NSA plan sounds scary on its face


Thursday marked the one-year anniversary of published revelations about the National Security Agency’s sweeping spying activities, courtesy of the documents leaked by Edward Snowden. So it is fitting that we discuss the latest disclosure about the government’s unconstitutional snooping and take stock of the attempts, such as they are, to rein in the nation’s intelligence agencies.

The NSA sometimes is jokingly referred to as the only government agency that listens. But its activities are not restricted to mere listening. We have already learned about how the NSA is gathering bulk collections of phone metadata records, email and pretty much any kind of electronic communication. So perhaps it should not have come as a shock when the New York Times reported recently that the NSA is collecting millions of photos of people from the Internet to use in conjunction with facial recognition programs.

Citing documents from 2011 obtained as part of the Snowden leaks, the Times noted that the “agency intercepts ‘millions of images per day’ — including about 55,000 ‘facial recognition-quality images’ — which translate into ‘tremendous untapped potential.’”

The article observed that the NSA has shifted its focus over the years from oral and written communications to facial images, fingerprints and other biometric information. Moreover, the NSA’s use of facial recognition technology “has accelerated” under the Obama administration.

If that was not chilling enough, “The agency has developed sophisticated ways to integrate facial recognition programs with a wide range of other databases. It intercepts video teleconferences to obtain facial imagery, gathers airline passenger data and collects photographs from national identity-card databases created by foreign countries, the documents show.”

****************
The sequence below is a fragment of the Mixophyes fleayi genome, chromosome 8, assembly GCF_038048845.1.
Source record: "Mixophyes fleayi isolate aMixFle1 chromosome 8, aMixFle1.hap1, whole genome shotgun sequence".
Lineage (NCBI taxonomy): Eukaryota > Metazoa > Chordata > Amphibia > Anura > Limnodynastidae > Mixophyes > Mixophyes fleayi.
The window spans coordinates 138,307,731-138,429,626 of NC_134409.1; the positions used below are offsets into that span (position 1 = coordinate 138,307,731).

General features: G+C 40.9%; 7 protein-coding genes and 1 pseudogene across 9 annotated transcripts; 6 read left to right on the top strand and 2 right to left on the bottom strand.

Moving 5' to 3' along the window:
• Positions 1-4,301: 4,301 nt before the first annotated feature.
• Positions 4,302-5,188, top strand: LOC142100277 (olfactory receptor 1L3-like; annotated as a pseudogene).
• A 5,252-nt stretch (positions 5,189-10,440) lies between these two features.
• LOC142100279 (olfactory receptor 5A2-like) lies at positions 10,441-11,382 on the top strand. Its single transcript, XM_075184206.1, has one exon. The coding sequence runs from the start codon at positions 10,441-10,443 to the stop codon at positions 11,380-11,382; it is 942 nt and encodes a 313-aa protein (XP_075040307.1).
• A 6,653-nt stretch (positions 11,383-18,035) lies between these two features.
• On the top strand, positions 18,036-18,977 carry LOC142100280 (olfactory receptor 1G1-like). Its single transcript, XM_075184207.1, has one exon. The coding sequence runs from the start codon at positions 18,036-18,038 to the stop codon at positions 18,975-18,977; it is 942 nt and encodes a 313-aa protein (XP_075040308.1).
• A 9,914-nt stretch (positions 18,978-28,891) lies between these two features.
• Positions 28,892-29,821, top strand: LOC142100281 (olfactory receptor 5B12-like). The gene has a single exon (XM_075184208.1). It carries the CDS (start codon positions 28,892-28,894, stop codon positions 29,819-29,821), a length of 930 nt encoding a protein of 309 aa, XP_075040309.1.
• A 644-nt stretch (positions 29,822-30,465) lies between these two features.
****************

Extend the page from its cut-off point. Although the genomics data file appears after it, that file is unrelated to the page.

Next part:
Efforts to rein in abuses by the NSA and other intelligence agencies have been tepid, at best. President Obama decided to ignore the recommendations of his own independent Privacy and Civil Liberties Oversight Board, which found that the NSA’s mass data collection program was illegal and should be abolished.

Congress recently passed H.R. 3361, the so-called USA FREEDOM Act, but the bill was so watered-down, especially by last-minute, closed-door negotiations between House leadership and the Obama administration, that many groups sponsoring the legislation dropped their endorsements, and many lawmakers who initially supported the measure ended up voting against it.

As the writers of the Fourth Amendment would attest, the British government did not have the right to conduct sweeping searches and seizures of American colonists’ things without cause, and our present government has no greater right to conduct ever more invasive searches of us or our possessions without reasonable suspicion of criminal activity, regardless of the technology available to facilitate these violations.

Whether one views Edward Snowden as a hero or a traitor, much more important than his actions are the actions of our government, which are increasingly disturbing. Since politicians are wont to name a day or a month after everything under the sun, perhaps we should name June 5 as Keeping Them Honest Day, to remember the importance of privacy in a free society and an annual reminder to resist our government’s efforts to contravene our rights.

— From the Orange County Register

 

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